The holiday season is approaching and soon we will be swept up in the revolving door of office parties, cookie swaps, and potluck dinners. With Thanksgiving as the kickoff event, it is time to talk portion control, now, more than ever. We can easily get caught up in the ceremony of over eating because it’s “that time of year” and “resolutions don’t start until January.” However, your body does not differentiate between pumpkin pie at Thanksgiving and pumpkin pie in March. Either way you will suffer from all the same symptoms of overeating: fatigue, bloating, and acid reflux.
When we overeat, our body sends a majority of its resources to the digestive system. This results in feelings of fatigue and lethargy. Soon we start to feel the need unbutton our pants and stretch to create room for the gas that is slowly building up in the intestines. With a large volume of food in the stomach, pressure is placed on the lower esophageal sphincter, which can cause the contents of the stomach to escape into the esophagus resulting in acid reflux. Lastly, when consuming a large meal, particularly with lots of sugar, yes, I’m looking at that roasted marshmallow sweet potato casserole, we experience a spike in insulin. Insulin causes our cells to pull glucose out of the bloodstream, which results in low blood sugar and the classic crash. So how can we prevent the chronic holiday food coma?
- Fill up on colorful vegetables. By filling your plate with 80% vegetables, you will be less likely to experience the blood sugar crash. Additionally, the fiber will increase satiety leaving you less inclined to grab a second serving of mashed potatoes.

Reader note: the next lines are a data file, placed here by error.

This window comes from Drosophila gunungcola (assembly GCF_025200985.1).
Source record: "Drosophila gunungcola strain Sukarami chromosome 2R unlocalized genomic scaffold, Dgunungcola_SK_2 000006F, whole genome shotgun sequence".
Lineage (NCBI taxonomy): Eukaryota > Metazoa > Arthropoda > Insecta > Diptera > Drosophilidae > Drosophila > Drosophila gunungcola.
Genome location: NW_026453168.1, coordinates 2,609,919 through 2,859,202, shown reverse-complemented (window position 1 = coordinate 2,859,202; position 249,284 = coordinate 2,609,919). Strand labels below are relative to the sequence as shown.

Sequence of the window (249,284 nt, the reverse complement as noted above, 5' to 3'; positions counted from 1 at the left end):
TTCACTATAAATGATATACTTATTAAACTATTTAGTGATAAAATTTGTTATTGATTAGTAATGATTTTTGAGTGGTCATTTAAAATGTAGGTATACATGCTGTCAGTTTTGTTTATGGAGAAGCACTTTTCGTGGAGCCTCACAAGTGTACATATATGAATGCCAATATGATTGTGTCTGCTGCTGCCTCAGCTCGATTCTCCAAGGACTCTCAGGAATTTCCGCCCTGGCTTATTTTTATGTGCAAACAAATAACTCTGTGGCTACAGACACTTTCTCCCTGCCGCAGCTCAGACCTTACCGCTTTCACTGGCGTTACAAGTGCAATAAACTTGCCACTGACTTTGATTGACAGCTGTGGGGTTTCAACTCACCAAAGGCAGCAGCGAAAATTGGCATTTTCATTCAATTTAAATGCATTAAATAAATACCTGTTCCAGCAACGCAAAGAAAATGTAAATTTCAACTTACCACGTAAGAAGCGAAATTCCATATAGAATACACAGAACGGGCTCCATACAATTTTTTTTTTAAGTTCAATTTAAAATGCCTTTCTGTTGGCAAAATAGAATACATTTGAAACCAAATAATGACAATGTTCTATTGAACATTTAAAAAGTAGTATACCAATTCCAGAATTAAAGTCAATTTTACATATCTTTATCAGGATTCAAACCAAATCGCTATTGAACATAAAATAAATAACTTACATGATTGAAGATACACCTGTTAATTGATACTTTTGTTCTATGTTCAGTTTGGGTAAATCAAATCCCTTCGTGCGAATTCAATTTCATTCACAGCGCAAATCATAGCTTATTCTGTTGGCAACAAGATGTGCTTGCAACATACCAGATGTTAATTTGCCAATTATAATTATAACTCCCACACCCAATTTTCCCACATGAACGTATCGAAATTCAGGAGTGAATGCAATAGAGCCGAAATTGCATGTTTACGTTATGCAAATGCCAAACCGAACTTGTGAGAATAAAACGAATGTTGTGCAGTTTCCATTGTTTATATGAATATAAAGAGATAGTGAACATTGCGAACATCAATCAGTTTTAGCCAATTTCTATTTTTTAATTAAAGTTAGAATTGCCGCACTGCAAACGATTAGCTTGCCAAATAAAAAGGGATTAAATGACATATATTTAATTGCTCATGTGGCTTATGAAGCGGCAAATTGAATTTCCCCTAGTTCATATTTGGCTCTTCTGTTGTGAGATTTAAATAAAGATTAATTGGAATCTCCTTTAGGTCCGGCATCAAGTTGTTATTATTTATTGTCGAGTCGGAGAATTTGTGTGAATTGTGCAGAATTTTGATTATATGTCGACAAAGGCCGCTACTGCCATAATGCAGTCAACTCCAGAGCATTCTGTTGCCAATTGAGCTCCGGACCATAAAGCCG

- Use a smaller plate. Large dinner plates give us the illusion that we are not taking as much as we think. Using a smaller size can help us keep portions more accurate.
- Take one portion at a time. Using your hand as a guide, stick to one measured portion of each dish. For meat, 3 oz is roughly the size of your palm, for grains 1 cup is roughly the size of your fist, and for fats and oils, 1 tbs is roughly the size of your thumb.
- Take your time. Aim for 20-30 chews and place your fork down between bites. This helps to slow consumption and give your body more time to recognize fullness cues.
- Eat before the party. If you are headed out to another office party and know it will be another loop of bacon wrapped scallops, shrimp, and puff pastries, try eating beforehand. This should help curve impulse snacking and poor decisions due to hunger.
- Don’t drink your calories. Each glass of wine has roughly 120 calories and beer has 150. Adding these beverages on top of endless appetizers could put you over your caloric budget before dinner even starts. Try alternating between drinks and water to keep hydration up and calories down.
Give yourself the best gift this holiday season- feeling good. Clean eating not only makes us feel better, but we look better, and sleep better too! There are a lot of temptations this time of year, but before diving into the endless rotation of party foods, ask yourself will this make me feel good? If not, it is time to make a different choice because each time you put food on your plate and in your mouth, you are given the opportunity to influence the health of your body, so why not make a good choice?! Remember, nothing tastes as good as healthy feels.
Wishing everyone a healthy and happy Thanksgiving!
By Charlotte LaGuardia